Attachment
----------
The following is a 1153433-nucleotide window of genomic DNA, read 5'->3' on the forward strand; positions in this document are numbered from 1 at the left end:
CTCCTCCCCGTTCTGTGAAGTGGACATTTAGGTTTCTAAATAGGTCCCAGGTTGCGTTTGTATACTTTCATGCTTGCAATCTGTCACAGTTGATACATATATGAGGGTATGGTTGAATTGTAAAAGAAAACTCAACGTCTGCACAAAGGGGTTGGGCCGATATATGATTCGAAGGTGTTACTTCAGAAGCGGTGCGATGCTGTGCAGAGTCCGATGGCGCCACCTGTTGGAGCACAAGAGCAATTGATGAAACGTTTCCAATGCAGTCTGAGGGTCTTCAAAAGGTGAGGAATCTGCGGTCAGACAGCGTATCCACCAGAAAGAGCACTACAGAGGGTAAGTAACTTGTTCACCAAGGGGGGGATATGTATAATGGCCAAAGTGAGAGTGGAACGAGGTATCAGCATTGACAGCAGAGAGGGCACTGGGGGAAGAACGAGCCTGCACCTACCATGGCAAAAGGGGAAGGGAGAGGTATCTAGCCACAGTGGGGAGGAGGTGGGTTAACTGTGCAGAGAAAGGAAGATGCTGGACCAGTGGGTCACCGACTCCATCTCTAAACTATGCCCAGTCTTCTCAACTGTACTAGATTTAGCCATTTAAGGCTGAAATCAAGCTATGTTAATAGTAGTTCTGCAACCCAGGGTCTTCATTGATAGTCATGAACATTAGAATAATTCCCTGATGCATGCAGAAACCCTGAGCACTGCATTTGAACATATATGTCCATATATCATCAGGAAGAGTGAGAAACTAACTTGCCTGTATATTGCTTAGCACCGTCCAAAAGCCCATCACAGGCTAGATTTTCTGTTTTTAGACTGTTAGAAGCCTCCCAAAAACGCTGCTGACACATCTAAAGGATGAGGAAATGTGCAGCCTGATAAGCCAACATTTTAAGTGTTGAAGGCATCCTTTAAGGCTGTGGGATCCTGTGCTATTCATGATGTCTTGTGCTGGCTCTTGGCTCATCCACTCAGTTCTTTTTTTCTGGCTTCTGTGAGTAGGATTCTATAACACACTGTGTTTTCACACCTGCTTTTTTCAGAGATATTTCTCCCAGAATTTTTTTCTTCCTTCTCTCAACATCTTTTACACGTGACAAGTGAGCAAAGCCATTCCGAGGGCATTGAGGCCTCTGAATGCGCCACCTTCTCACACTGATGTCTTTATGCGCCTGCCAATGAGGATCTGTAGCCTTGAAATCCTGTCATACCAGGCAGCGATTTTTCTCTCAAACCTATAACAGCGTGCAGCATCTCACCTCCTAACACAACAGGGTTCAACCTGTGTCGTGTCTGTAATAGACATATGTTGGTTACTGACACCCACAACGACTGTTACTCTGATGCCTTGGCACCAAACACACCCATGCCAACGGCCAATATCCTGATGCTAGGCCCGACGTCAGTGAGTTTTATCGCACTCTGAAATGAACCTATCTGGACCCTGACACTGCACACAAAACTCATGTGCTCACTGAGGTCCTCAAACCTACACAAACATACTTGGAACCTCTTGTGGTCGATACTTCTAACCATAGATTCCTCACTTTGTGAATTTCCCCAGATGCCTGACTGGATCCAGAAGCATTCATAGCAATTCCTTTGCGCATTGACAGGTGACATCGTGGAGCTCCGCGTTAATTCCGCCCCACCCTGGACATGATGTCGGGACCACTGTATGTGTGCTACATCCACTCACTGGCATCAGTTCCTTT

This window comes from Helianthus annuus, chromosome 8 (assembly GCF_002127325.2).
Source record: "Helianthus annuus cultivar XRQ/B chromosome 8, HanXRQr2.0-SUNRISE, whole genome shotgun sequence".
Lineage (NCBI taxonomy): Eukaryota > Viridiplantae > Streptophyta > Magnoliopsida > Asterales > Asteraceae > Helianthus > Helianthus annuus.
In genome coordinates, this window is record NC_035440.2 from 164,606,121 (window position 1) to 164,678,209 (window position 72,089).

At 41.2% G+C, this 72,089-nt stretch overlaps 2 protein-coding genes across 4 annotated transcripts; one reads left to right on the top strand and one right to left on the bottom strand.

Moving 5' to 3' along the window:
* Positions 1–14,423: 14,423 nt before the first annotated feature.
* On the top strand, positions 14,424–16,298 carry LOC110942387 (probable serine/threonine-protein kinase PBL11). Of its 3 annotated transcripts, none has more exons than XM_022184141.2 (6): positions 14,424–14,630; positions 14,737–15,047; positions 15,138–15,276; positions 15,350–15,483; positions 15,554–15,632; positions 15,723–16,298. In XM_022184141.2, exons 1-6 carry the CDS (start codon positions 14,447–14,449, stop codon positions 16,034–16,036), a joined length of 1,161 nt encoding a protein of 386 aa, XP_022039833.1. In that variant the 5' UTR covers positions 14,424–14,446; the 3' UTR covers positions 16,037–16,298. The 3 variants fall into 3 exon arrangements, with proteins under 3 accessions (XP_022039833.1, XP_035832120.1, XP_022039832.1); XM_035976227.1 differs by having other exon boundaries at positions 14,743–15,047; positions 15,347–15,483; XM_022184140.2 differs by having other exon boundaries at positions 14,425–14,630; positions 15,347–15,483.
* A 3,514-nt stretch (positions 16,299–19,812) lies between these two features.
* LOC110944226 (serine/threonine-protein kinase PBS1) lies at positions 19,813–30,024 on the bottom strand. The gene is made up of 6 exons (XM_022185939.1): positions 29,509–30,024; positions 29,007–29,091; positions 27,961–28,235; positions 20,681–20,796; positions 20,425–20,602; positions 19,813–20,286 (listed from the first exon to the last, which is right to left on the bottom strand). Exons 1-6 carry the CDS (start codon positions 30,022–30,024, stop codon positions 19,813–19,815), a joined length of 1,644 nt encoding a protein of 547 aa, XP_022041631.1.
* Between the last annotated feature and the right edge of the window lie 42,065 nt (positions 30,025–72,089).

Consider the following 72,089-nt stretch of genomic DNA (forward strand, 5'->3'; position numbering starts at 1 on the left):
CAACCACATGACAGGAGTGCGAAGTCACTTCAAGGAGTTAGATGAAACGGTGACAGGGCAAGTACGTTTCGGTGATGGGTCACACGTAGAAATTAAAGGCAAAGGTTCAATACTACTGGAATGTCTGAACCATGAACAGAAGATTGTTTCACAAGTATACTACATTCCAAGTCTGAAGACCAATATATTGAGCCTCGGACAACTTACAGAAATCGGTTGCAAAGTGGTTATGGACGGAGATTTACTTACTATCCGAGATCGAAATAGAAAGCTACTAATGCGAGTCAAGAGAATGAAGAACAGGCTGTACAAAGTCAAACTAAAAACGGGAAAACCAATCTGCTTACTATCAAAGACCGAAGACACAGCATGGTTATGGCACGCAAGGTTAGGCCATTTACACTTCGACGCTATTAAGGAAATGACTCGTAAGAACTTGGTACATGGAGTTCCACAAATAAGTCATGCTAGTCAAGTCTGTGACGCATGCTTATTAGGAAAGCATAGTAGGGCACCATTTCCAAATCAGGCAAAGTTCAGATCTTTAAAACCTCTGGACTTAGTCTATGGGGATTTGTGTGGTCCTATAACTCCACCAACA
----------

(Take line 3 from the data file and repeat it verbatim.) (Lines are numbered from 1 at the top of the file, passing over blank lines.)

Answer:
This window comes from Helianthus annuus, chromosome 8 (assembly GCF_002127325.2).